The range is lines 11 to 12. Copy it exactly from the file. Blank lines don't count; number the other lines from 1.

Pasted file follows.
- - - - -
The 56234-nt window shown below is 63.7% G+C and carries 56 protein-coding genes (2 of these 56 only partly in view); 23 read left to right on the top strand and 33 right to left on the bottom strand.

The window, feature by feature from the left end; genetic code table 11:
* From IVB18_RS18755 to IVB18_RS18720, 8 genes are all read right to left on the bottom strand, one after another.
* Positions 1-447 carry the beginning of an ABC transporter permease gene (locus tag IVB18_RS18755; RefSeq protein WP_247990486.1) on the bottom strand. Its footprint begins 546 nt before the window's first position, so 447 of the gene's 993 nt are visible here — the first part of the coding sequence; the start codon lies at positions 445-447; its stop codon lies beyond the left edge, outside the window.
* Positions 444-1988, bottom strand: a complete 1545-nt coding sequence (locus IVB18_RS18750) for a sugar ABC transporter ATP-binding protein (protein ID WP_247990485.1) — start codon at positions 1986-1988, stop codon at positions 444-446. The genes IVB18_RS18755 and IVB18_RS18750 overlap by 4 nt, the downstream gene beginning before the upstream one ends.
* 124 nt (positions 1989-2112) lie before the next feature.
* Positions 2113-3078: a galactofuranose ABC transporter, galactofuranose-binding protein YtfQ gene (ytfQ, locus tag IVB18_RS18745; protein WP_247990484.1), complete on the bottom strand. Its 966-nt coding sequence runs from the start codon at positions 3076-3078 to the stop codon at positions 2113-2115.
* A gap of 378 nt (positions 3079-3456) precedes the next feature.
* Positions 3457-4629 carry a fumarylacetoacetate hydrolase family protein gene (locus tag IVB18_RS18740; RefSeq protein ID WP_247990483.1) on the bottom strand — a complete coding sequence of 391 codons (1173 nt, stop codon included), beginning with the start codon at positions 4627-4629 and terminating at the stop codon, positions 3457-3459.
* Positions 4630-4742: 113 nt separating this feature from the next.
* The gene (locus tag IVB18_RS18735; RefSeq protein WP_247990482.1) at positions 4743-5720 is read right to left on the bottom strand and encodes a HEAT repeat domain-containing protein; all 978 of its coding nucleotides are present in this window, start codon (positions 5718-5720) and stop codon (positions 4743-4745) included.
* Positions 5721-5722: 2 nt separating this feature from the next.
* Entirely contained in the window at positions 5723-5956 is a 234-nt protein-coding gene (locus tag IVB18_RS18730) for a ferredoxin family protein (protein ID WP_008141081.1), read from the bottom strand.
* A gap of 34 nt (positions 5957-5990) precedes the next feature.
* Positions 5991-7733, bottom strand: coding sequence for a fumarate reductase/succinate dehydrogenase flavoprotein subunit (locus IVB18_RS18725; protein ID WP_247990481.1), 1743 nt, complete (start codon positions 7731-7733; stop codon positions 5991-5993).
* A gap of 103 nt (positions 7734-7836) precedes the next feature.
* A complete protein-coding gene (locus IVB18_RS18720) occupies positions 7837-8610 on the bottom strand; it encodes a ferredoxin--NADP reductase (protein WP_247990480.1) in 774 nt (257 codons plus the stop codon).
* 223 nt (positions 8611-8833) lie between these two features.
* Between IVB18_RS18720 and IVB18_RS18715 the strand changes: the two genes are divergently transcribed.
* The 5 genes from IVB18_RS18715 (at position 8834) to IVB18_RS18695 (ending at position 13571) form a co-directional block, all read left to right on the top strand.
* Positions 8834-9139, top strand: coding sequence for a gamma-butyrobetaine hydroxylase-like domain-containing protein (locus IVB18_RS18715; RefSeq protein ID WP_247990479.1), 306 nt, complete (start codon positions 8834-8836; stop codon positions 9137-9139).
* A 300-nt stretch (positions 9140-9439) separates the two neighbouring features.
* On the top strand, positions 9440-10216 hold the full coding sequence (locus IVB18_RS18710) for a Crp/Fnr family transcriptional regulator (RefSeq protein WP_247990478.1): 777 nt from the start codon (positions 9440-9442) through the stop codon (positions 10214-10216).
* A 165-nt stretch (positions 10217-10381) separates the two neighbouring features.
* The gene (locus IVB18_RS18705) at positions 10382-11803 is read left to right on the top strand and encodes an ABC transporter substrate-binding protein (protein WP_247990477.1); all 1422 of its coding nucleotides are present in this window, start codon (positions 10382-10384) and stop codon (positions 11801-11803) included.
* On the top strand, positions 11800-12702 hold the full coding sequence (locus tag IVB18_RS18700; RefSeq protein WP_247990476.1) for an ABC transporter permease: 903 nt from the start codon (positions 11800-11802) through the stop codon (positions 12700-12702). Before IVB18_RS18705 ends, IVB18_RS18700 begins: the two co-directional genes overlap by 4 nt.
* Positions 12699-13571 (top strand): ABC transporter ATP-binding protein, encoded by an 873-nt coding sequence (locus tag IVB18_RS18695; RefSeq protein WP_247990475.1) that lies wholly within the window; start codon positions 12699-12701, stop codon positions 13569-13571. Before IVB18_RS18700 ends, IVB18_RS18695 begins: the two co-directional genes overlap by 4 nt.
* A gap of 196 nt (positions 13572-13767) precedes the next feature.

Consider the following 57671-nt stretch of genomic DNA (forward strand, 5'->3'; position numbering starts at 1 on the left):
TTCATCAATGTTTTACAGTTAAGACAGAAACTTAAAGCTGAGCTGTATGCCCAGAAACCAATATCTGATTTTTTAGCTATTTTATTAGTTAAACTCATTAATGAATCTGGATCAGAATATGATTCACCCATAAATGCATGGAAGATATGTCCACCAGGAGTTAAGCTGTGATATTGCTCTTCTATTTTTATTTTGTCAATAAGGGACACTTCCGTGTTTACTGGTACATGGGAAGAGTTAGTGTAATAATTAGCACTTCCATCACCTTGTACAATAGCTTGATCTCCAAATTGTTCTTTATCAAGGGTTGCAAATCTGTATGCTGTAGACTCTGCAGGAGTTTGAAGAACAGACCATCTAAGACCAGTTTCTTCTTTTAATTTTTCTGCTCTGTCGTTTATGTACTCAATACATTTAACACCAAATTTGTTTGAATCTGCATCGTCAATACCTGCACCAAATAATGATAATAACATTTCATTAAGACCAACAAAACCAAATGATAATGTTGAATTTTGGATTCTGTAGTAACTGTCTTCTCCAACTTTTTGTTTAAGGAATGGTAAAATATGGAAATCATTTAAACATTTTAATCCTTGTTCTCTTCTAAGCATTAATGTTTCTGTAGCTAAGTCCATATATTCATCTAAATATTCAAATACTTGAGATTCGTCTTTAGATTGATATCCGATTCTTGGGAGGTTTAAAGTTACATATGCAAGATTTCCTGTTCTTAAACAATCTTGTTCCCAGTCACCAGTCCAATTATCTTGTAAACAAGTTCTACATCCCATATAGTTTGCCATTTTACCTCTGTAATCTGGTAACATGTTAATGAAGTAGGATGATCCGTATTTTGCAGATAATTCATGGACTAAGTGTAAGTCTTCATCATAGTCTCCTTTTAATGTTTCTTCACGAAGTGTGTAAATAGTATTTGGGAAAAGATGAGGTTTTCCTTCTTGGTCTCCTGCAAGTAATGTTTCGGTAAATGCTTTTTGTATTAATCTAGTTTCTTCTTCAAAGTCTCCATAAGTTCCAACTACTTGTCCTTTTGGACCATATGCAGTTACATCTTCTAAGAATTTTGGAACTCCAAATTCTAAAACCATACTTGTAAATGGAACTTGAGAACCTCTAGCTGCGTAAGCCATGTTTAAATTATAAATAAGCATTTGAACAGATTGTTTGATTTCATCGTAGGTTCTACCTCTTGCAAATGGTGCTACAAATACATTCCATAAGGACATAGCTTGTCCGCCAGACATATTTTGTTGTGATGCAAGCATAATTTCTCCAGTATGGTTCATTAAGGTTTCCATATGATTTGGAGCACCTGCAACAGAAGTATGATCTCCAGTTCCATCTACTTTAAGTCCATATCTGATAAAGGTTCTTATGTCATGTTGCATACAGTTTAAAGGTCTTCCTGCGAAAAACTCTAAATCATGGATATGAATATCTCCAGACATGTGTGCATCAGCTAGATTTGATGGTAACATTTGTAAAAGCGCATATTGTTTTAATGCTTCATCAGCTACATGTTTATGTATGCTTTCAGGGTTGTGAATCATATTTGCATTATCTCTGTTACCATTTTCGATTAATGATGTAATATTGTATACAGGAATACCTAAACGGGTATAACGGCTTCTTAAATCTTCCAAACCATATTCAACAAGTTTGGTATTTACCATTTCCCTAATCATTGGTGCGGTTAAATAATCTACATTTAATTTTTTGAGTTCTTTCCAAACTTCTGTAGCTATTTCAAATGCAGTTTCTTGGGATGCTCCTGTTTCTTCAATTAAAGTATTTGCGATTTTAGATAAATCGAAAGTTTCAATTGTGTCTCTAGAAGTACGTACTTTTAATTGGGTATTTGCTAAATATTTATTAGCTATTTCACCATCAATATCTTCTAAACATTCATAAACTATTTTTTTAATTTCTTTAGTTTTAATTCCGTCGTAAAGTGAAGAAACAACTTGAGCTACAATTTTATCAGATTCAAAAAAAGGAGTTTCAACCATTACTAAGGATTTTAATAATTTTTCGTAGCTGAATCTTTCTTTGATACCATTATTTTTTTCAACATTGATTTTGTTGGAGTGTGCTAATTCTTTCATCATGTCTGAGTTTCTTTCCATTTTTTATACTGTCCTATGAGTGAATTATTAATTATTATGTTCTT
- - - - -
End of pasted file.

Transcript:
* The gene (locus tag IVB18_RS18735; RefSeq protein WP_247990482.1) at positions 4743-5720 is read right to left on the bottom strand and encodes a HEAT repeat domain-containing protein; all 978 of its coding nucleotides are present in this window, start codon (positions 5718-5720) and stop codon (positions 4743-4745) included.
* Positions 5721-5722: 2 nt separating this feature from the next.